Though I got nowhere in class for making this statement, I am still convinced that modernism has a set of presuppositions all its own. We need to become aware of those presuppositions and how they affect where a man comes out with reference to what he believes. Hence, let us consider some of the presuppositions of modernism.


J. Gresham Machen stated that "the many varieties of modern liberal religions are; rooted in naturalism" (Christianity and Liberalism, p. 2). In religion, naturalism refers to the idea that "religion does not depend on supernatural experience, divine revelation, etc., and that all religious truth may be derived from the natural world." Hence, one of the foundation presuppositions of modernism is that man does not have a divine revelation from God and that no supernatural phenomena have occurred ins this world.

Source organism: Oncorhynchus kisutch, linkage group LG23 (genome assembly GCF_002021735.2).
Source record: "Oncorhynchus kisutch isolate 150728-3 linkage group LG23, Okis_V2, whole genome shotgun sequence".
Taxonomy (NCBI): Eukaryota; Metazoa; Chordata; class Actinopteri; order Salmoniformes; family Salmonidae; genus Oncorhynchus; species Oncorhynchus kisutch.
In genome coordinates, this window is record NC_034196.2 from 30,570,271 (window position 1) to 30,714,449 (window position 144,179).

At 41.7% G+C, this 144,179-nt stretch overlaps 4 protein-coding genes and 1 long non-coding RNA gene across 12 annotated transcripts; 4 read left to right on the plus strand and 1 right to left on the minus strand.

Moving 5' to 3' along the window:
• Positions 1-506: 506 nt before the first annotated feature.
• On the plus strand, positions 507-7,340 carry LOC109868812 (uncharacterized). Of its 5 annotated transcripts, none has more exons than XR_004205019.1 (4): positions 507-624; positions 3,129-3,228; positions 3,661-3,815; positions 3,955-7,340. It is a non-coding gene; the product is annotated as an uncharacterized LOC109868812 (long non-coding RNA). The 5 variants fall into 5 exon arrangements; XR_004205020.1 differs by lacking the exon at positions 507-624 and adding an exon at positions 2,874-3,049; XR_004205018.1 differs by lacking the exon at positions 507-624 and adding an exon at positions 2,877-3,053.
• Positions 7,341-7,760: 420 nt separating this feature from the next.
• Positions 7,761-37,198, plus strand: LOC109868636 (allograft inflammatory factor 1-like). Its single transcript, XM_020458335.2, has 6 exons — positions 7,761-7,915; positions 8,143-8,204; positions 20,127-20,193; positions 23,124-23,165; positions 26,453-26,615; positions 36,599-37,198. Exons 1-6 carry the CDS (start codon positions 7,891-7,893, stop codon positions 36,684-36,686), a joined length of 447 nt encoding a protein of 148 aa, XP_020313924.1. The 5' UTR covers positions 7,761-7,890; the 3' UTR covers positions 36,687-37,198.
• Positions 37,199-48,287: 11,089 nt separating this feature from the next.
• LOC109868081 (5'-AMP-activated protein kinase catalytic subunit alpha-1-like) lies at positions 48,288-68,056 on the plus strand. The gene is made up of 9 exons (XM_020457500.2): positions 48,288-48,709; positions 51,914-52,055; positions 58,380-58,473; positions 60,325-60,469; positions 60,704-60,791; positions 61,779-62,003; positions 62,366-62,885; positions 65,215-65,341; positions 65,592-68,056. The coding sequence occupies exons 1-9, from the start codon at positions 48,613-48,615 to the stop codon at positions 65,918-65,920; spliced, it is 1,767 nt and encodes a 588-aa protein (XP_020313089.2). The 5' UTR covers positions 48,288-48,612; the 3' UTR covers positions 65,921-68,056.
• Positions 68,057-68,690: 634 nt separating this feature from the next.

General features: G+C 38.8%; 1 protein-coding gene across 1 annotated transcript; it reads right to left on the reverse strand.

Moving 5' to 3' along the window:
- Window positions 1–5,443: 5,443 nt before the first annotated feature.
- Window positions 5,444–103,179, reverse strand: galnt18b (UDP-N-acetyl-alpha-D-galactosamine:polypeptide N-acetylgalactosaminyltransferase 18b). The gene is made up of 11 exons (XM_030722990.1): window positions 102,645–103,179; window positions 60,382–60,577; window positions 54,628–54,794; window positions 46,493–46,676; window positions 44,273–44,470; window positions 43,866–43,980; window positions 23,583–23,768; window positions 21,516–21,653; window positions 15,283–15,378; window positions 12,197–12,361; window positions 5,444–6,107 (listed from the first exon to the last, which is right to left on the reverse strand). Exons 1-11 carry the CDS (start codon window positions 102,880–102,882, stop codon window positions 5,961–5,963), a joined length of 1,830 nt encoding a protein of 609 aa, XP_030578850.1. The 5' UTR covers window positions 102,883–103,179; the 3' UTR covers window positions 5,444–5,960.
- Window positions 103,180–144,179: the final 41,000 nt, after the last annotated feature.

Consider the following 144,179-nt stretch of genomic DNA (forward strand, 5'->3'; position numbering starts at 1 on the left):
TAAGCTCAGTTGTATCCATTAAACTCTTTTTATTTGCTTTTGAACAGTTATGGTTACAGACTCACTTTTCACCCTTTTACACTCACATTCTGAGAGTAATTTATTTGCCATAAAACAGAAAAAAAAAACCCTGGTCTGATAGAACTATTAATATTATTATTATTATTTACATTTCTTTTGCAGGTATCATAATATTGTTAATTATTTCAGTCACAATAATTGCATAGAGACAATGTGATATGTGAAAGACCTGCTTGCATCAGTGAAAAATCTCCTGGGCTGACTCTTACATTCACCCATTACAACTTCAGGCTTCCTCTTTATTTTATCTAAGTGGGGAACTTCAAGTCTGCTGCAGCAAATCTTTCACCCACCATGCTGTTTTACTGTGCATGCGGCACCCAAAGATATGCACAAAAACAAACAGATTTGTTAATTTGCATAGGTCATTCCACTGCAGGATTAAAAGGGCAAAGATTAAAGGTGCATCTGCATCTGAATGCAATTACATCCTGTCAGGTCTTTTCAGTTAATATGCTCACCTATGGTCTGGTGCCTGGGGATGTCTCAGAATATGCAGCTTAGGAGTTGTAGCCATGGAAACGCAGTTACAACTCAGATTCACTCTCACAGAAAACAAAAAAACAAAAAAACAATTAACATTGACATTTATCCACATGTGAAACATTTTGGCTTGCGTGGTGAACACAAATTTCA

Commenting about modernism's acceptance of naturalism, James D. Bales wrote, "To the extent than modernism is consistent in its naturalism, and anti-supernaturalism, to that extent it pushes God away from man and silences His voice through undermining faith in the Bible. When it is fully consistent, in its anti-supernaturalism, it denies the existence of God. Consistent naturalism and evolutionism maintain that not only man but also his religious ideas have evolved. If this is true, man evolved the idea of God, and man created God instead of God creating, and revealing Himself to, man" (Modernism: Trojan Horse in the Church, pp. 28-29). Accepting this point of view, there are several other logical conclusions which modernism must accept as presuppositions.